Duke leaders Laettner and Hurley have learned to work together


March 31, 1992|By Don Markus | Don Markus,Staff Writer

College basketball coaches forever have spoken of the importance of team chemistry, and, from all appearances, top-ranked and defending national champion Duke is an example of a team whose players seem to be in perfect sync.

Did you see the Blue Devils rolling around the court Saturday night at the Spectrum in Philadelphia, celebrating Christian Laettner's game-winning shot against Kentucky?

In this case, appearances can be a little deceiving.

No, the Duke players didn't go their separate ways once they got back to Durham, N.C. But the team's two major stars, Laettner and Bobby Hurley, probably did, given that they hardly have been the best of friends since Hurley showed up three years ago.

"We get along better than we used to on the court," Hurley said last week. "Off the court, he's not one of my better friends."

They come from dissimilar personal and playing backgrounds. Laettner, a 6-foot-11 center, was the star at a prep school outside Buffalo, N.Y. Hurley, a 6-0 point guard, was the coach's son on a St. Anthony's High School team filled with other future Division I players in Jersey City, N.J.

But the relationship got off to a rocky start during Hurley's freshman season. When he would force passes inside or shots outside, Laettner, then a sophomore, would scream at Hurley. The low point came during the semifinals of the ACC tournament, when the two seemed to be battling each other more than Georgia Tech.

"We were just arguing on the court," recalled Hurley. "I was dribbling and he was yelling at me, so I started yelling back at him. I almost got a 10-second count [backcourt violation]. It's gotten a little better over the years, but he really hasn't changed."

Fast forward to Saturday's overtime win in the NCAA East Regional final, which put Duke (32-2) in its fifth straight Final Four. Aside from the game-winning basket, aside from the perfect 10 Laettner shot from both the field and free-throw line in a 31-point performance, the lasting memory came midway through the second half.

After Laettner was fouled by Kentucky freshman Aminu Timberlake, both players tumbled to the ground. As Laettner got up, he stepped over -- and then on -- Timberlake. He received a technical foul, as well as a personal, and Wildcats guard Richie Farmer said later that it helped fuel his team's comeback from a 12-point deficit.

"What it really told me about Laettner is that he's capable of being dumb," said Duke coach Mike Krzyzewski, whose Blue Devils will play Indiana in the national semifinals Saturday at the Metrodome in Minneapolis. "We lost our momentum.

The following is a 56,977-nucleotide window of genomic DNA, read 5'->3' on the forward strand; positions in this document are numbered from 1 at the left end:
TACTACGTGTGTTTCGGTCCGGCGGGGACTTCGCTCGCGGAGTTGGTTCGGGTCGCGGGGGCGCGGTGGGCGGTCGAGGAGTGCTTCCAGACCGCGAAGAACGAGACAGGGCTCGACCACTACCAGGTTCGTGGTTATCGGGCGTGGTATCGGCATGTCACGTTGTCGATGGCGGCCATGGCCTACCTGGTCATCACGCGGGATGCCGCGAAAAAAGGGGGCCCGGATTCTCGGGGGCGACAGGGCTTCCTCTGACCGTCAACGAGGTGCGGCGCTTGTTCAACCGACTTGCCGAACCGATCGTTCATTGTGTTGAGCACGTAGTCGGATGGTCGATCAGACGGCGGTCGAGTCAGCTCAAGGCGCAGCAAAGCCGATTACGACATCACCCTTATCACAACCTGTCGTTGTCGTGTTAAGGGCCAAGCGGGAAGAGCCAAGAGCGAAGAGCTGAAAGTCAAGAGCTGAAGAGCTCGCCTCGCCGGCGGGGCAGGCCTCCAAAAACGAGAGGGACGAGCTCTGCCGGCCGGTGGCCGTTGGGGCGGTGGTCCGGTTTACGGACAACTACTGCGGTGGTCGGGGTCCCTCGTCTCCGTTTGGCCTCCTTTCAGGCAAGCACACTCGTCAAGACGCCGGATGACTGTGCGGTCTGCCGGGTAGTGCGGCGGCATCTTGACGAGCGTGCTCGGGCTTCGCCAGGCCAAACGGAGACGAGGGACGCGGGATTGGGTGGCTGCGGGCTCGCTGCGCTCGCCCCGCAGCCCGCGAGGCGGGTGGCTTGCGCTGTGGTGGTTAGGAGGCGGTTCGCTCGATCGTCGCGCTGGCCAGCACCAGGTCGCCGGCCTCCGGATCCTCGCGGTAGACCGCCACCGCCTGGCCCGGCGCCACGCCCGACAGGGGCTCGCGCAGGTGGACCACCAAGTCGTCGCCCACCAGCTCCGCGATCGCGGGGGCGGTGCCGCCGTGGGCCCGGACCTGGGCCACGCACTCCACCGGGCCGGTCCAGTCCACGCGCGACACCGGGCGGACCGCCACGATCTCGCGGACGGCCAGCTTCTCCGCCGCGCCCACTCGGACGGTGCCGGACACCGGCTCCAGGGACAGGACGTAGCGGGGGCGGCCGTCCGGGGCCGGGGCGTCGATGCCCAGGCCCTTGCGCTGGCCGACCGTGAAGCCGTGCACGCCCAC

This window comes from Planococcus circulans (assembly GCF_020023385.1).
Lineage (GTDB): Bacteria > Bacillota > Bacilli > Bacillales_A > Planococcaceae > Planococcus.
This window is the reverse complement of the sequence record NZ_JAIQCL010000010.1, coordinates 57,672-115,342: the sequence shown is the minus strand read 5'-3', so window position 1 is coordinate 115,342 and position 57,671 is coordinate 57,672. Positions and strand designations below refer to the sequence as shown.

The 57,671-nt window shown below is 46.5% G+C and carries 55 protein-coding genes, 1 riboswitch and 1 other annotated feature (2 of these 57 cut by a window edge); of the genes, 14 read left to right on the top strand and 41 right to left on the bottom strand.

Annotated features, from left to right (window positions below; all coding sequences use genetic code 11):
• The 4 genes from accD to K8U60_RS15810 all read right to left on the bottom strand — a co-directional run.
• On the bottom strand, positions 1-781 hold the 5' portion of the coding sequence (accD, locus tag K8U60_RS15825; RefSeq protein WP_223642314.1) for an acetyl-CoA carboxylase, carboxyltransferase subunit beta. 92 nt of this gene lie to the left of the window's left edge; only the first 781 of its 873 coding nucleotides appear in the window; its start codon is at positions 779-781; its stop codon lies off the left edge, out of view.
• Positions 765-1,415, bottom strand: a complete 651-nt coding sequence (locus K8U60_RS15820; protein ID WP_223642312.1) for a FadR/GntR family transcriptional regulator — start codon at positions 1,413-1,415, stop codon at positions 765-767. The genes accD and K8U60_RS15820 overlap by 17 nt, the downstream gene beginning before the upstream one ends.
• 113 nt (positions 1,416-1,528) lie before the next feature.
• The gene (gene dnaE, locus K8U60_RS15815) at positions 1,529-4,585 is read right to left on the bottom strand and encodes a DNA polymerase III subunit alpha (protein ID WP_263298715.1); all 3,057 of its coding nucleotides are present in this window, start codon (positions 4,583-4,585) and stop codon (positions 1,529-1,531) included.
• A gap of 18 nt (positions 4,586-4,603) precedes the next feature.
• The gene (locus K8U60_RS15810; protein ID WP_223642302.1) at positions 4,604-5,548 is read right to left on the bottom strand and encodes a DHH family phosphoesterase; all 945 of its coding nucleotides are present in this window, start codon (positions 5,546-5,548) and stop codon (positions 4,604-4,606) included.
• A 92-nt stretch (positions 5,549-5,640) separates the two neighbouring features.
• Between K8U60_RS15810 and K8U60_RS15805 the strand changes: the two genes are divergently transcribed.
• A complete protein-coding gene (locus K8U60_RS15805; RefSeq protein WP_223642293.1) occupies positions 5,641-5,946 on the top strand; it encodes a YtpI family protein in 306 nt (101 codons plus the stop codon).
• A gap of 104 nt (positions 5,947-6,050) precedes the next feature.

"Christian's just very competitive, and most of the time he'll react by doing something positive," said Krzyzewski. "But I'd rather coach someone who'll react to what's going on around him than someone who won't."

It's the way they react that separates Hurley and Laettner. Earlier in his career, Hurley would whine, make a face or wave disgustedly at officials. Laettner merely would smirk. More recently, Hurley has tried to keep his emotions under control while Laettner's have become more apparent.

As Duke guard Thomas Hill said: "I think they're a bit alike. Maybe Bobby tries to keep it in, but you can usually tell how he feels. Christian wears his emotions on the cuff."

Each needs the other to be successful. Laettner would not have become the NCAA tournament's all-time leading scorer -- he passed Elvin Hayes Saturday night -- if he didn't have Hurley penetrating the lane. And Laettner has such good hands that even the toughest passes by Hurley, the record holder for assists in the NCAA tournament, often are turned into baskets.

"They both have had something to give the other," said Illinois State coach Bob Bender, who, as a Duke assistant, helped recruit Laettner and Hurley. "Bobby being that gritty Jersey City kid has worn off on Christian becoming tougher. I think that Christian having such a dominant personality has helped take some of the pressure off Bobby. Normally, the point guard is the leader, but, in this case, Christian is the leader."

"Both are similar in a lot of ways," said Krzyzewski. "Both have a good sense of humor. How they dress is different. How they comb their hair is different. One guys combs it on the side, and the other guy doesn't comb it. They're very competitive. I enjoy having different personalities on the team."

The way they relate to their teammates is different as well. Senior forward Brian Davis, Laettner's best friend and roommate, said at this year's ACC tournament that the center can come off as being "beyond arrogant."

"You have to understand that when you're on the court with your teammates, it's like being in a war," said Davis. "What somebody else is saying is in your best interest, so you should listen. When Christian yells at Bobby, he takes it personally."

Said Laettner: "When he was younger, Bobby would react vindictively. You don't want vindictiveness on a basketball team. But I think lately he's taking it a little better."

Said Hurley: "When I was a freshman and even last year, when Christian yelled at me, I would let it get to me no matter what he was saying. Now, if I agree with him, I'll change what I'm doing. But, if I don't, it'll go in one ear and out the other."

Said Laettner: "On every team, all the players don't have to get along. The most important thing a team can do is win."

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